Truly, a deeper understanding of John’s Gospel—or any NT book for that matter—requires a solid familiarity with the NT writers’ Bible, the Old Testament Scriptures.
3. It’s Scholarly, but Also Very Devotional
Most commentaries are reference volumes that are not meant to be read from cover to cover. This commentary is not that. The devotional feel, popular writing style, and practical implications make this commentary a lengthy devotional companion for students of John’s Gospel. The engagement with scholarship literature is kept to a minimum or delegated to the
footnotes…eh endnotes (more on this later). While knowledge of the original languages is always a great value, it is not necessary to benefit from this commentary.
The “going deeper” feature is especially practical. The implications for today are rooted in the structure and aim of the biblical text. Jobes does not mishandle the applications or implications. She does not jump from text to today, but she carefully exegetes the historical context, structure, and aim of the text before presenting theological implications and applications.
In her comments on John 2, she writes:
While faith is the key that opens us to eternal life, John also presents deficient forms of faith, such as ‘I’ll-believe-it-when-I-see-it’ faith (Jn 20:24–29), a ‘what’s-in-it-for-me’ kind of faith (Jn 6:26), or faith that evaporates when its demands become difficult (Jn 6:66–69). The signs are meant to reveal not only the nature of the Father and the Son but what must be trusted as a truth to be lived. Each encounter Jesus has in this gospel helps us to understand what it means to truly be his disciple…. the Christian life is then to be lived in response to what Jesus Christ has revealed. We must live as if we trust God’s promises, for belief that is not lived out is arguably not faith at all.”p. 63
4. It Includes Interesting ANE Concepts
In addition to the rich Old Testament background throughout the commentary, Jobes also occasionally pulls out cultural background from Ancient Near East (ANE) practices. One example is the concept of Sheliach and God sending his Son in John 3:16–17. According to Jobes a sheliach (שָׁלִיחַ) was a person designated with full ‘power of attorney’ for a mission on behalf of the sender. In modern times, this practice is plenipotentiary, where a foreign dignitary represents his or her government with full authority. In the ANE, the sheliach was treated just as the sender himself. In John, “God sent Jesus with full power and authority of the Godhead; to receive Jesus is to receive God.” (86) For Jobes, Jesus was greater than a prophet or messenger, he was the fully authorized emissary.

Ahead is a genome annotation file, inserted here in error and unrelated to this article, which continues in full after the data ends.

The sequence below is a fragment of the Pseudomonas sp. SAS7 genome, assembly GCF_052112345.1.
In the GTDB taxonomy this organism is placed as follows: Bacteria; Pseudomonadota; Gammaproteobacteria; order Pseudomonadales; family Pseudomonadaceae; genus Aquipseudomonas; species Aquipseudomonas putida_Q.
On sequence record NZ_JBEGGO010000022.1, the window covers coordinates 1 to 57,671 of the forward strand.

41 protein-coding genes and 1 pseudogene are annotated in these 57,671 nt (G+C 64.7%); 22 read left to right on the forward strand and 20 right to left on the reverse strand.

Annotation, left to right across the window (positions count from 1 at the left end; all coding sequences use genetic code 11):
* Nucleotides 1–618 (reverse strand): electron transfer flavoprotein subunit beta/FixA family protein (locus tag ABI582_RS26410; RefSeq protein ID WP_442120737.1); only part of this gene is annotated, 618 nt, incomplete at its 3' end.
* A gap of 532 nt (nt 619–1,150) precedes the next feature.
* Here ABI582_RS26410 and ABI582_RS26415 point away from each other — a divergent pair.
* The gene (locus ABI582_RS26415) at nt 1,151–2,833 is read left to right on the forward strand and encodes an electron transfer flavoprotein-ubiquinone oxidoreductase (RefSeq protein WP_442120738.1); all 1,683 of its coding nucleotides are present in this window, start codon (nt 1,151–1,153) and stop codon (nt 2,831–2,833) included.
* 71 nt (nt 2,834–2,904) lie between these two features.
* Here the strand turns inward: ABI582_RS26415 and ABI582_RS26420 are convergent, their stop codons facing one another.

Reinforcing the previous point, here is Jobes’ application based on the cultural context of sheliach:
It is certainly common today, and perhaps it always has been, for someone who encounters the gospel of Jesus Christ to think that their response to Jesus is a neutral matter. But against the cultural background of the sheliach (שָׁלִיחַ), an encounter with Jesus is anything but neutral! To reject Jesus is to reject the God whose plenipotentiary he is; to accept Jesus and embrace his message is to reconcile one’s relationship with the Creator God of the universe. Whether one is aware of it or not, after an encounter with Jesus through the gospel no one leaves unchanged. One leaves either continuing under condemnation of darkness or brought into the light by the truth (3:36). And so one must consider carefully one’s response to Jesus Christ. There is no other sheliach (שָׁלִיחַ) of God.”p. 87
In any commentary literature with significant length, disagreements are natural. But my quibbles are not with any particular interpretive decisions. My major disappointment may not even be Karen Jobes’ decision, that is the use of endnotes, instead of footnotes. It is the most frustrating part of this volume. While I appreciate the devotional benefit of this commentary, this work is still a scholarly commentary. Immediate access to marginal notes should be made available. If this was written for non-specialist Bible teachers and pastors in mind, the footnotes still should be retained. It is easier for readers to ignore the footnotes and move on than to keep flipping back and forth to check out the endnotes.
I cannot fault an author for something she did not write. This final comment is more of an engagement than a criticism. Jobes summarized the significance of Hanukkah (aka the Festival of Dedication) in John 10:22 (pp. 178–79). I would love to see more discussion on the significance of Hannukah and the Lord’s claim to be the Good Shepherd, especially the contrast that John is possibly making between Jesus and Judas Maccabaeus (see 1 Maccabees 9:22 and John 21:25).
The minor quibbles listed above are exactly that. They are minor, and they are quibbles. Overall, Karen Jobes’ John Through Old Testament Eyes is an excellent commentary. It is an invaluable tool for anyone teaching and preaching through John’s Gospel or anyone who wants to study this spiritual gospel in depth. You can purchase a copy here.